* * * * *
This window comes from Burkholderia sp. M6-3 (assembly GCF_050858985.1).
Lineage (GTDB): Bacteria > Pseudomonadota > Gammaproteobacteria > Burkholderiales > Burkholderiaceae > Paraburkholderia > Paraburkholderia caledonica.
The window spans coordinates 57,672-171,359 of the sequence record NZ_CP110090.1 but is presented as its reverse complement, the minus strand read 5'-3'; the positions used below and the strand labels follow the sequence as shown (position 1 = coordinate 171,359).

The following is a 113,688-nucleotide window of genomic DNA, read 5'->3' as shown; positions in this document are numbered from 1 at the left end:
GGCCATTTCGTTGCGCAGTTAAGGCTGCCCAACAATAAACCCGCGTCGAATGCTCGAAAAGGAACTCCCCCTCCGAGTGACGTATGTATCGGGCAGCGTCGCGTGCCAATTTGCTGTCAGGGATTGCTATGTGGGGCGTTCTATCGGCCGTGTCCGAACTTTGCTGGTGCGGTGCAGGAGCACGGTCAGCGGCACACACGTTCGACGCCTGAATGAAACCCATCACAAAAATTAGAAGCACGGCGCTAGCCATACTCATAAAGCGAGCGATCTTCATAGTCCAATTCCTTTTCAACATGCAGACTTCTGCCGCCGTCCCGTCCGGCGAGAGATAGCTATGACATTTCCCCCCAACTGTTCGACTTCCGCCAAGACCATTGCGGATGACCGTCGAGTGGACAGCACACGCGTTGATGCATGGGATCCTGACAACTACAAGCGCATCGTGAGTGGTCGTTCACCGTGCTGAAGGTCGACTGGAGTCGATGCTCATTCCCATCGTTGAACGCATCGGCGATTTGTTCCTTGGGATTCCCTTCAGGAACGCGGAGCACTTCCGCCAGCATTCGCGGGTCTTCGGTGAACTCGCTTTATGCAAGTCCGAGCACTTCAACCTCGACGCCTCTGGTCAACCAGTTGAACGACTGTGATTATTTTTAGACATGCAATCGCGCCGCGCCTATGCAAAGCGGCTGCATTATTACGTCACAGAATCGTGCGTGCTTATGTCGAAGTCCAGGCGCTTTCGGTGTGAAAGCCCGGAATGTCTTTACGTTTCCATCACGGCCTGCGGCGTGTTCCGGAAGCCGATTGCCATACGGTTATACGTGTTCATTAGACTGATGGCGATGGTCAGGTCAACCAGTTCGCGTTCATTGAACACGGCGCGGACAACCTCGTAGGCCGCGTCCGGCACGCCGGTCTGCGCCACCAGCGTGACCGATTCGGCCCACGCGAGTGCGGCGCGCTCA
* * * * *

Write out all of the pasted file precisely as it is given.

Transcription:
This window comes from Burkholderia sp. M6-3 (assembly GCF_050858985.1).
Lineage (GTDB): Bacteria > Pseudomonadota > Gammaproteobacteria > Burkholderiales > Burkholderiaceae > Paraburkholderia > Paraburkholderia caledonica.
The window spans coordinates 57,672-171,359 of the sequence record NZ_CP110090.1 but is presented as its reverse complement, the minus strand read 5'-3'; the positions used below and the strand labels follow the sequence as shown (position 1 = coordinate 171,359).

The following is a 113,688-nucleotide window of genomic DNA, read 5'->3' as shown; positions in this document are numbered from 1 at the left end:
GGCCATTTCGTTGCGCAGTTAAGGCTGCCCAACAATAAACCCGCGTCGAATGCTCGAAAAGGAACTCCCCCTCCGAGTGACGTATGTATCGGGCAGCGTCGCGTGCCAATTTGCTGTCAGGGATTGCTATGTGGGGCGTTCTATCGGCCGTGTCCGAACTTTGCTGGTGCGGTGCAGGAGCACGGTCAGCGGCACACACGTTCGACGCCTGAATGAAACCCATCACAAAAATTAGAAGCACGGCGCTAGCCATACTCATAAAGCGAGCGATCTTCATAGTCCAATTCCTTTTCAACATGCAGACTTCTGCCGCCGTCCCGTCCGGCGAGAGATAGCTATGACATTTCCCCCCAACTGTTCGACTTCCGCCAAGACCATTGCGGATGACCGTCGAGTGGACAGCACACGCGTTGATGCATGGGATCCTGACAACTACAAGCGCATCGTGAGTGGTCGTTCACCGTGCTGAAGGTCGACTGGAGTCGATGCTCATTCCCATCGTTGAACGCATCGGCGATTTGTTCCTTGGGATTCCCTTCAGGAACGCGGAGCACTTCCGCCAGCATTCGCGGGTCTTCGGTGAACTCGCTTTATGCAAGTCCGAGCACTTCAACCTCGACGCCTCTGGTCAACCAGTTGAACGACTGTGATTATTTTTAGACATGCAATCGCGCCGCGCCTATGCAAAGCGGCTGCATTATTACGTCACAGAATCGTGCGTGCTTATGTCGAAGTCCAGGCGCTTTCGGTGTGAAAGCCCGGAATGTCTTTACGTTTCCATCACGGCCTGCGGCGTGTTCCGGAAGCCGATTGCCATACGGTTATACGTGTTCATTAGACTGATGGCGATGGTCAGGTCAACCAGTTCGCGTTCATTGAACACGGCGCGGACAACCTCGTAGGCCGCGTCCGGCACGCCGGTCTGCGCCACCAGCGTGACCGATTCGGCCCACGCGAGTGCGGCGCGCTCA